Space Time & the Resurrection Pt 1

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I have decided to read through T F Torrance’s Space Time and the Resurrection. It is his sequel to Space Time and the Incarnation. I would like to have started with the first book but I am not able to find where my copy is. Nevertheless, I will start with the sequel.

Torrance is attempting to reach into the mind of the ancient Catholic church and recover its way of thinking and knowing. He found it difficult to come to terms with the idea that modern scholars often believed they understood the Greek of the New Testament better than the early Greek Father’s themselves. I have found myself to be confronted with the very same question as I study the Greek. Such is the richness of the Patristics that I have difficulty in reconciling the modern world-view with the ancient world-view. In fact, the truth of the matter is, we cannot. To enter into their world requires a total change of mind in the way we normally think and allow the Object of our study to speak for Himself. We approach on bended knee and in a position of total humility as we try to engage with the Scriptures.

When we attempt to interpret this event, we must approach empty-handed. The main point we must keep in mind when we attempt any form of study is to not go the way of modern natural theology. In this field, the rules are set and then the Object of study is conformed to these established rules. They establish rules concerning who God is, what He can and cannot do and what He must and must not be. This modern approach of imposing on the object of study these pre-established rules bears no consistency with the Nicene approach to the study of Scripture. In Nicene theology it is the Object who determines His own rules as to how He is to be understood, who He is and what He can do. When we are confronted with the Object, everything we previously thought about the whole created order is brought under His scrutiny and into question. Our thinking is more than likely wrong and may have to be reviewed. Theological matters cannot be separated from the Object of theology. God cannot be defined apart from Jesus Christ and then somehow press Him into what we believe God is. We approach God with the view that we place our trust in His hands to inform us on all His ways and works as He revealed Himself in the Person and work of the resurrected Jesus Christ.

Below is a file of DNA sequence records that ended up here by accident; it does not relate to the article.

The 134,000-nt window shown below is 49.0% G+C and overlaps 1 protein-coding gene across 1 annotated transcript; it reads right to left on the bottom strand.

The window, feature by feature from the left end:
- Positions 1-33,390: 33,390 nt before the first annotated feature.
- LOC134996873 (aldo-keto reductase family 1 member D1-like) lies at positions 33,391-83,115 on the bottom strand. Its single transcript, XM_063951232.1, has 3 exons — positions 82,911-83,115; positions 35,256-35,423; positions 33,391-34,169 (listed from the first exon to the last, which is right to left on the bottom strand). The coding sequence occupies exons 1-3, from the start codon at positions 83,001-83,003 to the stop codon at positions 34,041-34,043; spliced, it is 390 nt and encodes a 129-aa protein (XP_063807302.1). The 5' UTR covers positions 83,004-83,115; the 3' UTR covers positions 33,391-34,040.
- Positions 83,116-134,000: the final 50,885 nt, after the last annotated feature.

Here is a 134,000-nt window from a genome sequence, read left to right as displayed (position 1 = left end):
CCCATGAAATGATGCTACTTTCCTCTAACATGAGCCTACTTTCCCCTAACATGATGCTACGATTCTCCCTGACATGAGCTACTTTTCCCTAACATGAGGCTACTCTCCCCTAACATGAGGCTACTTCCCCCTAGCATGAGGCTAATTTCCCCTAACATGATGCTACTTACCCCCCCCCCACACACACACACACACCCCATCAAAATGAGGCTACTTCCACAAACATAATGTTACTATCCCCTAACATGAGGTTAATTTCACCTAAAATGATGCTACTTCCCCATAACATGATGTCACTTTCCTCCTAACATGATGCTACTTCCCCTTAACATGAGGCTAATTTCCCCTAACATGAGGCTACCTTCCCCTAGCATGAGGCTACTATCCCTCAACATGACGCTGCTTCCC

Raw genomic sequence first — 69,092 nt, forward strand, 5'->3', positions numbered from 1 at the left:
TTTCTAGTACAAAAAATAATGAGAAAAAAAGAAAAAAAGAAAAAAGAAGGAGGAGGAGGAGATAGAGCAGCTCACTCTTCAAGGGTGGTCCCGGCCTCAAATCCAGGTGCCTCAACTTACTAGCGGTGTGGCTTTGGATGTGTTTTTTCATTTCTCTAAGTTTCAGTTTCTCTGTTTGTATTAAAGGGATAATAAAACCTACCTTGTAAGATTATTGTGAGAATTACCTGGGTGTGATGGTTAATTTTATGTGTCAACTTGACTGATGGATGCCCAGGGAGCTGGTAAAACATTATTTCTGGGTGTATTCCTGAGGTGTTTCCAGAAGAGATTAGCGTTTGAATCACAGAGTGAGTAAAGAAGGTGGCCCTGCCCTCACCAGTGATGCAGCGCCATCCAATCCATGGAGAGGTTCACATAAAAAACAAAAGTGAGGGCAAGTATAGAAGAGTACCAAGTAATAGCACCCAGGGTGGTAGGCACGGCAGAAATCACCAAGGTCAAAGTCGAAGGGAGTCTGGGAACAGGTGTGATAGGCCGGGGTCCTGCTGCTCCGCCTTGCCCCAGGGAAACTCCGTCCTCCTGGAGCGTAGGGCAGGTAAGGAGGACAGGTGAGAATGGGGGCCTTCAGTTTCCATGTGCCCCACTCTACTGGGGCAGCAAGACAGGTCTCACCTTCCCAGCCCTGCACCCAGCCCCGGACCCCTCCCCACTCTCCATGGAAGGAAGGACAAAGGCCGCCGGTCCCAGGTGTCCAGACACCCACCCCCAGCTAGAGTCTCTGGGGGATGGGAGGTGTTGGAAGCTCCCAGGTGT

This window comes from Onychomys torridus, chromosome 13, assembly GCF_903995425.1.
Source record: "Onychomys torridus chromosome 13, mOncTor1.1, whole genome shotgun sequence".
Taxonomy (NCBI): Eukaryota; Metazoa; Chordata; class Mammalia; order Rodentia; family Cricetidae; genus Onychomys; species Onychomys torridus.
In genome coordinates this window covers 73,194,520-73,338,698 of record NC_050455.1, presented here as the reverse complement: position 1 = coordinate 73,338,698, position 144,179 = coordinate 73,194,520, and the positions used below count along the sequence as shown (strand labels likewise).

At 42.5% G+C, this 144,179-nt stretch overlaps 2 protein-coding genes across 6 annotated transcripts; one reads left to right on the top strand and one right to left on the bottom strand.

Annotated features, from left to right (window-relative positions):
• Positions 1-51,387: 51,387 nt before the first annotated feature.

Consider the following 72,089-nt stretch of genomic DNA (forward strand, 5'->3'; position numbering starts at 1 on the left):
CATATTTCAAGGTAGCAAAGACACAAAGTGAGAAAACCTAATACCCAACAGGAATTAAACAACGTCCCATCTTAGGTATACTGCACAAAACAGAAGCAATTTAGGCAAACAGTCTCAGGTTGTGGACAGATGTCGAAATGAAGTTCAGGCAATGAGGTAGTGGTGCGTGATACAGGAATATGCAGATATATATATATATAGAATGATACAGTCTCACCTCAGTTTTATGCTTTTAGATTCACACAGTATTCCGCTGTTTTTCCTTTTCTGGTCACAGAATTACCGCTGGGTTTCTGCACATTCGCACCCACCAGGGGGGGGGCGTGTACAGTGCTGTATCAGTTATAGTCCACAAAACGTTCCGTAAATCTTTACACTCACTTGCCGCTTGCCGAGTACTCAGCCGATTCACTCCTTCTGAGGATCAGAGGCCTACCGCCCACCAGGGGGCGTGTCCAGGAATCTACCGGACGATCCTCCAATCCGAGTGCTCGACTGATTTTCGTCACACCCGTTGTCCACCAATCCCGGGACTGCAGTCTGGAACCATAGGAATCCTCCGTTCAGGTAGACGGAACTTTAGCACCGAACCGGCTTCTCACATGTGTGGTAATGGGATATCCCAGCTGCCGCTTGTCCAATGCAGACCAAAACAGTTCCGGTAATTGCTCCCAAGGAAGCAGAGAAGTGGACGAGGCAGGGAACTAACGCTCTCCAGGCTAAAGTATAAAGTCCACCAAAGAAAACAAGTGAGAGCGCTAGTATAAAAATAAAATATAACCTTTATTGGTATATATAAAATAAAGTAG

In regard to the resurrected Jesus Christ. However much weight we place on His divinity, we must place as much emphasis on His humanity. Jesus Christ became as human as we are, was subject to death, and died. When we see graphic footage of those killed in warfare, this is the reality of death that Jesus experienced. He was as dead as the death of any human being along with its path of suffering towards it. It was from the body of death that we have the resurrected Jesus Christ. We cannot minimise what He went through. As we have no insight into death we cannot speculate at the level in which death impacted the whole of Jesus’ being. Jesus really died! The time between His last breath as a human being and the first breath of His resurrected humanity entailed the resurrection of the very same body that died. The time in between is not open to us and therefore is not open to speculation.

We take the event of the resurrection very seriously as a God event where God reveals Himself entirely to us. Jesus Christ is the very same God who is the Creator and Source of all things visible and invisible. Jesus Christ shows us how close God is to us in every aspect of our human life where He takes in all that we are so that we can become all that He is. If this is the truth, how can God be described as aloof and inert? If God is this close to us, how can we look away from this Light of life and into the darkness to find the only truth there is? If God is as close to us as Jesus Christ where He engages with us at the most intimate level, how can we detach God from the universe and try to describe Him as un-knowable? These are serious questions we are confronted with in theological study. If we dare to pose these questions to mainstream evangelicals, we are more likely to face hostility as we question the ground of theological enquiry. In some cases this detached and dualistic ground is assumed as the rule. This creates a language that is exclusive to human beings, based on their own imaginations, that can only make infantile guesses as to who God is.

It is very reasonable to expect that God has an intelligibility that is entirely compatible with human understanding. God created us all and created into us the capacity to understand Him, but only on His terms. He is more than able to make Himself understood in cognitive ways where divine revelation and our ability to perceive through our human intelligible minds are in union with one another.